Progression of Courses

How to lie cheat and steal with numbers in English

My new class

I teach on Tuesday over at the University of Tokyo. I make a new course each semester to keep myself sharp and draw in some students again. The students visit the first week and choose. I get a great mix of students with high proficiency in English and others from abroad (Todai has more foreign students than most universities).

Dad is reading a new book called “The American Way of Eating” about the diet in America and how industry has influenced it. It got me to thinking about the progression of my courses over the last few years. Here is what I wrote him.

The American Way of Eating looks really good. I teach a class I call “Hamburgers and Rhetoric” where we look at books, movies (documentaries) and software games, and how they persuade people. The common link is McDonald’s. Se we start with Fast Food Nation (the book, I assign the movie for extra credit), then go on to Super Size Me (Morgan Spurlock eats only McDonald’s for 30 days), then we do the McDonald’s Game (at Molleindustria home of many Serious Games).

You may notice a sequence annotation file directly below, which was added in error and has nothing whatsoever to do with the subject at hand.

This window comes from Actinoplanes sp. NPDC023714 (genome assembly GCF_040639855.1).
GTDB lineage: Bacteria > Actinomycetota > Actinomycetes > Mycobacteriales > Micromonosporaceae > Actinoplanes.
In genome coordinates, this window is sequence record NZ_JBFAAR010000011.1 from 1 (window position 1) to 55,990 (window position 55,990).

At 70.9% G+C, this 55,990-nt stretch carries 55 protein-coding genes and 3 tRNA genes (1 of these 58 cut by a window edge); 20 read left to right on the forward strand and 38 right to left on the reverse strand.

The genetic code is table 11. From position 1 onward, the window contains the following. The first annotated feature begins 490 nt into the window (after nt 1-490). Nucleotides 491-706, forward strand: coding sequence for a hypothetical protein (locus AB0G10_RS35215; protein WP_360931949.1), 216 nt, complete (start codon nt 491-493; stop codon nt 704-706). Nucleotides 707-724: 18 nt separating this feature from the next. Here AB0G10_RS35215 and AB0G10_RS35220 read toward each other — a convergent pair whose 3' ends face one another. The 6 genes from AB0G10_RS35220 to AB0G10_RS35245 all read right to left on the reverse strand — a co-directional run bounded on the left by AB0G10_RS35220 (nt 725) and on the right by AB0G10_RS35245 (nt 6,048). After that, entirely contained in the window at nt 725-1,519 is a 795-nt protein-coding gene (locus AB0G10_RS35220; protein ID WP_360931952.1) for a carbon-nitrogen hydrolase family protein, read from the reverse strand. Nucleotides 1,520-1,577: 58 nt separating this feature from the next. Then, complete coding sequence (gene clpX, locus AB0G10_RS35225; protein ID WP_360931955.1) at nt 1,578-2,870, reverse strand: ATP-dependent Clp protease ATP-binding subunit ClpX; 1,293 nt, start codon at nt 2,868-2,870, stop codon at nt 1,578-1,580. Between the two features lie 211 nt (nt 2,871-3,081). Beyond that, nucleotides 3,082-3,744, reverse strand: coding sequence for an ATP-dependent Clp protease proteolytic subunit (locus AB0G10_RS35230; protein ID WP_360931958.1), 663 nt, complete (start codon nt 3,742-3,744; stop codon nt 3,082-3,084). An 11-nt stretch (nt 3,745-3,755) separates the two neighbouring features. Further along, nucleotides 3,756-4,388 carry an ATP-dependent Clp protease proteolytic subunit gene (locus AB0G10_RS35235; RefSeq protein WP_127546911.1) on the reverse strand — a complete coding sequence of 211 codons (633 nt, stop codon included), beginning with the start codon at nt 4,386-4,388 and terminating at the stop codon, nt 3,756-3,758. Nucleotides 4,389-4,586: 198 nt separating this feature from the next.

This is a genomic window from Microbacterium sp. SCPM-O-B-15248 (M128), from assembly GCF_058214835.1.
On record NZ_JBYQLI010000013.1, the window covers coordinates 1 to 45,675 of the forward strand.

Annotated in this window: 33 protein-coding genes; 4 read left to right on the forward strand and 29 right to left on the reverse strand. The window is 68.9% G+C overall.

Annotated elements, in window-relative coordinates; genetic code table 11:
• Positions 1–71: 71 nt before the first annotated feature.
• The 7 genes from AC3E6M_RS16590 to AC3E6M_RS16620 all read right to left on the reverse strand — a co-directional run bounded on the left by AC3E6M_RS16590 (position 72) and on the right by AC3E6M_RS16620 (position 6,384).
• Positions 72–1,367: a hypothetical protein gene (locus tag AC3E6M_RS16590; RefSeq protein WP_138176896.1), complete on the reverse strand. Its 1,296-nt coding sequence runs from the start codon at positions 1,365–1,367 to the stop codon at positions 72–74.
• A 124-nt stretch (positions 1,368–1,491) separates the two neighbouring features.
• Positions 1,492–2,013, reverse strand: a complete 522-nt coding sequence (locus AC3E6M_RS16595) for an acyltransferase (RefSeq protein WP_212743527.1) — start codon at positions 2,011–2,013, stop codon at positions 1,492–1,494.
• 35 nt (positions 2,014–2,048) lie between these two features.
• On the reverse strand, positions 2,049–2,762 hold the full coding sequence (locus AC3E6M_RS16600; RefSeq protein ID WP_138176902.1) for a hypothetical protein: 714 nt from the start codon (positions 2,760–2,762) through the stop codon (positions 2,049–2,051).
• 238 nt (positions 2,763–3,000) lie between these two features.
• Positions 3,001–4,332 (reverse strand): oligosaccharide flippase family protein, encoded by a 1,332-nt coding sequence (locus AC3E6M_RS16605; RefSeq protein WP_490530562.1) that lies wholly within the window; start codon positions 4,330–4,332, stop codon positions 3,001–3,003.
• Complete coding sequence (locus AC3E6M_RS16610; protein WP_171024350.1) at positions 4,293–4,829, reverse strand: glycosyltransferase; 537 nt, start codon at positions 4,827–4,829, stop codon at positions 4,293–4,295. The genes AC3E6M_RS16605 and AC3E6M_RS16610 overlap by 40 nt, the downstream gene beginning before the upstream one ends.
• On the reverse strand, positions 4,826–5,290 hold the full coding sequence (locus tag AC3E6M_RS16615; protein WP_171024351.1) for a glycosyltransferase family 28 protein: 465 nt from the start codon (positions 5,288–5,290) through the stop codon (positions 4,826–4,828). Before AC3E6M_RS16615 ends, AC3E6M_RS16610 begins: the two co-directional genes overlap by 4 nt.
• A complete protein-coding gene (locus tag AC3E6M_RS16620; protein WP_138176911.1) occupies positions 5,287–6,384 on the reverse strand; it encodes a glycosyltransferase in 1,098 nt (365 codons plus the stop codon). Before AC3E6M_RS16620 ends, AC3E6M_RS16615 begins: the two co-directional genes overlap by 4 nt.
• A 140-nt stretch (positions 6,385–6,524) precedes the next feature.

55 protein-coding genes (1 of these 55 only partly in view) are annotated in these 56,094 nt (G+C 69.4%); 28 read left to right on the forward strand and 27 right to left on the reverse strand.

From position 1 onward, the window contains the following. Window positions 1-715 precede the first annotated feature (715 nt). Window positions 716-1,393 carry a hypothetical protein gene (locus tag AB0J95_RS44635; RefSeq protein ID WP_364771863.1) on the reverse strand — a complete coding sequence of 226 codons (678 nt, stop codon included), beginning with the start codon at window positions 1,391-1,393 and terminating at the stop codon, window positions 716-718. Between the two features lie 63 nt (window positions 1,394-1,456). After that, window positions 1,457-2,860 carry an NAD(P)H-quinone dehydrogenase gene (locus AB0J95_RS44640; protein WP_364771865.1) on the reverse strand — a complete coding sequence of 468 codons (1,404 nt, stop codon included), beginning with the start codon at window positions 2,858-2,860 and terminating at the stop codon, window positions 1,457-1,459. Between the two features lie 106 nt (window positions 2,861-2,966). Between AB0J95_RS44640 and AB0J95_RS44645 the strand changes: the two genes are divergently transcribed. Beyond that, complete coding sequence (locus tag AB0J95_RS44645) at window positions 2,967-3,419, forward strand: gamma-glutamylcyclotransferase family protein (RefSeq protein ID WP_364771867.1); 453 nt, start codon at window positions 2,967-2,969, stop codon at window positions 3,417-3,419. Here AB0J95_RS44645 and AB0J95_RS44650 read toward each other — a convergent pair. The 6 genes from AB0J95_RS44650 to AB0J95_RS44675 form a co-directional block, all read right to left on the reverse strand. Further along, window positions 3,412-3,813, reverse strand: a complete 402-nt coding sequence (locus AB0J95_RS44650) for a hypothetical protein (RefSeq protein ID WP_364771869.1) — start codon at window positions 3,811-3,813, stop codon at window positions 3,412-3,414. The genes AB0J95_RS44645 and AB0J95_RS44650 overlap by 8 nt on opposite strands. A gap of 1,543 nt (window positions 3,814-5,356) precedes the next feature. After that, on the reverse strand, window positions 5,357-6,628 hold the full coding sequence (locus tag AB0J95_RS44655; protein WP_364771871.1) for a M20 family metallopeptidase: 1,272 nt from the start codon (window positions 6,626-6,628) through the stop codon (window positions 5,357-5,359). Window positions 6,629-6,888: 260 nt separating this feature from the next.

That morphed into another course about “Documentaries and the Truth” Where we started with Super Size Me, then went onto Food Inc., and the Cove, then Temple Grandin. If they made a documentary about The American Way of Eating, it would be in this class too. I would recommend Food Inc as a precursor of TAWOE.
That has morphed into “How to Lie Cheat and Steal with Numbers in English”. In HTLCASWNIE, we look at numeracy, or numerical literacy and critical thinking. We look at big and small numbers, then how to talk about numbers, then we look at different ways to represent numbers (infographics and visualizations), and then finally, how to use statistics and numbers to change people’s perceptions.
These classes are for my University of Tokyo students, the ones who go on to rule the nation. I think it will be a really good course.
Now that I have the skill set we are going to target in the class, I am working on collecting examples from media. The topics are falling into a list of “what not to talk about at a party”. Sex, drugs, rock-and-roll, politics, religion, money, race, and education. Will keep you updated on how it goes.
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